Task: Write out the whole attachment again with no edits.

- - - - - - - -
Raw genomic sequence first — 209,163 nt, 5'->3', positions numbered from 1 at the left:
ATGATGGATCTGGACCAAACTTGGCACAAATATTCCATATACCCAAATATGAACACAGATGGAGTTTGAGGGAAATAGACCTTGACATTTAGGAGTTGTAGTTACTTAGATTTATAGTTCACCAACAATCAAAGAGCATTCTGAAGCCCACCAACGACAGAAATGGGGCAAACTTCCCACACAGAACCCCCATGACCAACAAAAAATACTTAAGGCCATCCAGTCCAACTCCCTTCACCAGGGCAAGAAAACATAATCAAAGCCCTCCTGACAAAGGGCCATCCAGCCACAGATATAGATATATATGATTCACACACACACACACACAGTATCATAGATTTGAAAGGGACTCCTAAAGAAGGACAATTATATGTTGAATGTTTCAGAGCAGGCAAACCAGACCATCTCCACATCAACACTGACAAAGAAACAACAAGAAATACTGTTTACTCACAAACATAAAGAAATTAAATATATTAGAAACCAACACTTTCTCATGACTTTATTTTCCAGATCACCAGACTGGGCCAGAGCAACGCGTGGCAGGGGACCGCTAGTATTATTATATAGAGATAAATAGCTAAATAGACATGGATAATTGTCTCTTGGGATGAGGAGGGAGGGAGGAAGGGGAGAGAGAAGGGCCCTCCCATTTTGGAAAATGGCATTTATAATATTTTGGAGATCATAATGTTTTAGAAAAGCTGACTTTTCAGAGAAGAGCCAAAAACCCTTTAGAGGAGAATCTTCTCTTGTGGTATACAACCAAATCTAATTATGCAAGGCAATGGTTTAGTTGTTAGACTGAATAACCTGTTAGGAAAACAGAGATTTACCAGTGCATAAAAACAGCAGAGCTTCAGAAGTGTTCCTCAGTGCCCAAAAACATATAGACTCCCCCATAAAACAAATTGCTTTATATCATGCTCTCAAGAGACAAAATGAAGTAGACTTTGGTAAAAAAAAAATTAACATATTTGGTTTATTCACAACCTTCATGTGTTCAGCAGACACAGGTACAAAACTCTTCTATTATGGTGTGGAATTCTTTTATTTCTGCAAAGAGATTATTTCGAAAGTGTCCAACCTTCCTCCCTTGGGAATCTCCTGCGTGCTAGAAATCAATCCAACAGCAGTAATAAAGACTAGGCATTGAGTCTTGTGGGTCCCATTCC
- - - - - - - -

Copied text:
Raw genomic sequence first — 209,163 nt, 5'->3', positions numbered from 1 at the left:
ATGATGGATCTGGACCAAACTTGGCACAAATATTCCATATACCCAAATATGAACACAGATGGAGTTTGAGGGAAATAGACCTTGACATTTAGGAGTTGTAGTTACTTAGATTTATAGTTCACCAACAATCAAAGAGCATTCTGAAGCCCACCAACGACAGAAATGGGGCAAACTTCCCACACAGAACCCCCATGACCAACAAAAAATACTTAAGGCCATCCAGTCCAACTCCCTTCACCAGGGCAAGAAAACATAATCAAAGCCCTCCTGACAAAGGGCCATCCAGCCACAGATATAGATATATATGATTCACACACACACACACACAGTATCATAGATTTGAAAGGGACTCCTAAAGAAGGACAATTATATGTTGAATGTTTCAGAGCAGGCAAACCAGACCATCTCCACATCAACACTGACAAAGAAACAACAAGAAATACTGTTTACTCACAAACATAAAGAAATTAAATATATTAGAAACCAACACTTTCTCATGACTTTATTTTCCAGATCACCAGACTGGGCCAGAGCAACGCGTGGCAGGGGACCGCTAGTATTATTATATAGAGATAAATAGCTAAATAGACATGGATAATTGTCTCTTGGGATGAGGAGGGAGGGAGGAAGGGGAGAGAGAAGGGCCCTCCCATTTTGGAAAATGGCATTTATAATATTTTGGAGATCATAATGTTTTAGAAAAGCTGACTTTTCAGAGAAGAGCCAAAAACCCTTTAGAGGAGAATCTTCTCTTGTGGTATACAACCAAATCTAATTATGCAAGGCAATGGTTTAGTTGTTAGACTGAATAACCTGTTAGGAAAACAGAGATTTACCAGTGCATAAAAACAGCAGAGCTTCAGAAGTGTTCCTCAGTGCCCAAAAACATATAGACTCCCCCATAAAACAAATTGCTTTATATCATGCTCTCAAGAGACAAAATGAAGTAGACTTTGGTAAAAAAAAAATTAACATATTTGGTTTATTCACAACCTTCATGTGTTCAGCAGACACAGGTACAAAACTCTTCTATTATGGTGTGGAATTCTTTTATTTCTGCAAAGAGATTATTTCGAAAGTGTCCAACCTTCCTCCCTTGGGAATCTCCTGCGTGCTAGAAATCAATCCAACAGCAGTAATAAAGACTAGGCATTGAGTCTTGTGGGTCCCATTCC